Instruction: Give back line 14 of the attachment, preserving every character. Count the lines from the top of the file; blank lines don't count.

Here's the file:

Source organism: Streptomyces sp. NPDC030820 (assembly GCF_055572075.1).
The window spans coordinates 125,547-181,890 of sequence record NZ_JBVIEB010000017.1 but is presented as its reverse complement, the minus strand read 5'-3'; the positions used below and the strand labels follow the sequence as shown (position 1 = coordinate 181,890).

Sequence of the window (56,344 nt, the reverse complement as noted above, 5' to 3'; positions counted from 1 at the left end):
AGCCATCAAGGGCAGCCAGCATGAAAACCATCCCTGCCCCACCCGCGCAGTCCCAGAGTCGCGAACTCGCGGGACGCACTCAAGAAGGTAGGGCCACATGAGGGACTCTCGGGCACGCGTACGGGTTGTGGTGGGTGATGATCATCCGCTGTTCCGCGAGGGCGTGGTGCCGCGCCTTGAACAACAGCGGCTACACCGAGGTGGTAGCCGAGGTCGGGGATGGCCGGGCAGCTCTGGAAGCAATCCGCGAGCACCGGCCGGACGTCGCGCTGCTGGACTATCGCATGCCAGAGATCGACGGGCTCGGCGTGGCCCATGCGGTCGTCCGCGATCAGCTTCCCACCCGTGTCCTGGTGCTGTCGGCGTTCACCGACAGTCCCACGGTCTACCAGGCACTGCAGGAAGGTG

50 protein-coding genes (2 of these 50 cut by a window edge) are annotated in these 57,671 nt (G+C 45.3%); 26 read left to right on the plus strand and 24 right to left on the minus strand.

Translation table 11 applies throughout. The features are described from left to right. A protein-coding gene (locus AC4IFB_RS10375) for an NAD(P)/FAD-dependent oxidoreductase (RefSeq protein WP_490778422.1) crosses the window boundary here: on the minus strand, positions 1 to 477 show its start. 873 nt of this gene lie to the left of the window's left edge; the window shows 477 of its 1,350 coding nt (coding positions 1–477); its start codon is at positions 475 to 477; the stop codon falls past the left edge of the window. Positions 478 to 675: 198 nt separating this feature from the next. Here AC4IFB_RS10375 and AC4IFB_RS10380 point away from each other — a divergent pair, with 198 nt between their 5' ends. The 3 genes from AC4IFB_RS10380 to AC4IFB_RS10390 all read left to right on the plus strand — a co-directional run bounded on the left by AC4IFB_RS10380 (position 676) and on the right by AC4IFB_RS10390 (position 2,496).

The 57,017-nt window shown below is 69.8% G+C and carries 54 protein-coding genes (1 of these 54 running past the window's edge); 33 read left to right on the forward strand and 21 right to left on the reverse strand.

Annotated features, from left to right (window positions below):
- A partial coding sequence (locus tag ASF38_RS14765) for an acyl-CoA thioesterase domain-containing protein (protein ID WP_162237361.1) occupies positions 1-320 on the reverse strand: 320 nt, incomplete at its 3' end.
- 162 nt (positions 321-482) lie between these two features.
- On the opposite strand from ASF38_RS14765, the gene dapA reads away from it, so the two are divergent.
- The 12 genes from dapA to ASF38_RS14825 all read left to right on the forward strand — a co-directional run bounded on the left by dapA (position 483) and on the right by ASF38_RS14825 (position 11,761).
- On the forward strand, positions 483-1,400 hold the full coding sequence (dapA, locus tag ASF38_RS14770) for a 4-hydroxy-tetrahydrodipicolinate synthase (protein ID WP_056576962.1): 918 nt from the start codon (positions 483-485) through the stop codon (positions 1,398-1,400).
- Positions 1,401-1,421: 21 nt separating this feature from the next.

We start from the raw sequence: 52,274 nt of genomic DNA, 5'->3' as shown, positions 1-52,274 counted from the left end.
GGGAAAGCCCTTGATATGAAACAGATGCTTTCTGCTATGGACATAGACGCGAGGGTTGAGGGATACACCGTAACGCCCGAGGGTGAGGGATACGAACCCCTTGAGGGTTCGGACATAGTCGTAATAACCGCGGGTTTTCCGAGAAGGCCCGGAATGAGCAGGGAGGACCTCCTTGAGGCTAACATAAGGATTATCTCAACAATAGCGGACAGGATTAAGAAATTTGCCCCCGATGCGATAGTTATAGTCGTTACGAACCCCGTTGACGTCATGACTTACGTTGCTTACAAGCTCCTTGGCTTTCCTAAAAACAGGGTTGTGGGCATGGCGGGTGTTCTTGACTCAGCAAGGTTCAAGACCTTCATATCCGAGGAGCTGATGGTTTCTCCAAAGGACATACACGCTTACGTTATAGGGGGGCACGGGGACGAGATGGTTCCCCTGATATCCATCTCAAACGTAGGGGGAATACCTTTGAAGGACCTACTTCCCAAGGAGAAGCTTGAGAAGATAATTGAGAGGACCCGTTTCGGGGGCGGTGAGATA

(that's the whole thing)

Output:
- Positions 1,401-1,421: 21 nt separating this feature from the next.